Piggott boldly made his bid with Rheingold midway down the hill, moving from fourth to third on the yielding and tricky turf and then taking the lead on the outside as the field leveled off for the straight three-eighths-of-a-mile run home. Saint-Martin drove Allez France, who had been as far back as 12th on the downslope, through on the rail, and she gamely but futilely took up pursuit of the victory-bound Rheingold. But even her 118 pounds to Rheingold's 132 was of no help. Allez France, a daughter of another Arc winner, Sea-Bird, finished four lengths in front of Hard to Beat. The time, 2:35⅘ was far off the record of 2:28[3/10] set by Mill Reef in 1971 and tied last October by San San, who finished this Arc well back in the pack.
Two American-based jockeys came over to ride in the Arc, but neither will have much to boast about in the Belmont Park jocks' room. Angel Cordero, unaccustomed to going to the post without the aid of a lead pony, allowed Hurry Harriet to get away from him on the gallop down to the gate and had to dismount to adjust his saddle. Eddie Belmonte swung so wide coming down the hill on El Famoso that for a moment it seemed he was either looking desperately for the parking lot or for the Paddock Bar where, shortly before the Arc, he was trying the champagne.
At odds of 17 to 2, Rheingold's victory was a surprise to most of the 6½ million Frenchmen who bet over 85 million francs on the race. But nothing much surprised winning owner Zeisel, whose only loss of the day was his seat—he never found it. Turning to a friend before the Arc, Zeisel said, "I'm so nervous I can't even find my horse in the post parade. Tell me what happens. If Rheingold wins, I'll jump right over the railing." If he could find the railing.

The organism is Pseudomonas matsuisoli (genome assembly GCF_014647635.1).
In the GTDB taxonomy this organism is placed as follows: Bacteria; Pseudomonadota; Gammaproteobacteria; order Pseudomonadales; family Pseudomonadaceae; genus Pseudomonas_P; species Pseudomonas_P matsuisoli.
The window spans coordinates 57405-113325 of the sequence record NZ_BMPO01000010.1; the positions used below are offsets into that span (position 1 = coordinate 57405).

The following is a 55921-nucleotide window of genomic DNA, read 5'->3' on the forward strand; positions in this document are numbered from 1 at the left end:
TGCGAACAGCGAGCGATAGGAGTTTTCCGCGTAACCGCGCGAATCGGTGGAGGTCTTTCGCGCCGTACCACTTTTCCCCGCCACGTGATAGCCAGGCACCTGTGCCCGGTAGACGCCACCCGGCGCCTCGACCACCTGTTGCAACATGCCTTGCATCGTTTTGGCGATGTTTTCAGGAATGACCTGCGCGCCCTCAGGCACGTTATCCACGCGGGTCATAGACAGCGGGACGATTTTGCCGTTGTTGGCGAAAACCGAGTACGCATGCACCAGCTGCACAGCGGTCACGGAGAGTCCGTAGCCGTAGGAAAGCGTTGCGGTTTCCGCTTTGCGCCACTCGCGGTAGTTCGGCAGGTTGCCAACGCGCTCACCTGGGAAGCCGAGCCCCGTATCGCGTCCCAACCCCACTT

Rheingold, for all his detractors, has some pretty fair credentials. A year ago he was beaten by the barest of noses by Roberto in the Epsom Derby, and he has twice won the Grand Prix de Saint-Cloud in Paris. The 4-year-old was bought by Zeisel as a yearling in Ireland for ¬£3,000. Zeisel has 14 horses in training in England with Barry Hills, but he is vague about their potentials. What he is sure about, and tells anyone within earshot between sips of champagne, are the nightclubs he runs on London's Oxford Street, his stints as an Austrian cavalry officer and as an RAF squadron leader and his time spent as "premier violinist for the Vienna Philharmonic." Once at a rehearsal, he says, and one has to believe him, "Toscanini turned to me and said, 'For a 17-year-old you play a bloody good violin.' My favorite piece in those years was Wagner's Das Rheingold, so that's what I named this horse."
Such tales may or may not be believed. Henry Zeisel could not care less. What he is trying to decide this week is whether to accept an invitation from Laurel President John Schapiro to run Rheingold in the Washington, D.C. International on Nov. 10. "I don't know why we couldn't go," he said. "Rheingold can win. Even if he doesn't, we'll have a very good time."
They better start chilling the champagne at Laurel.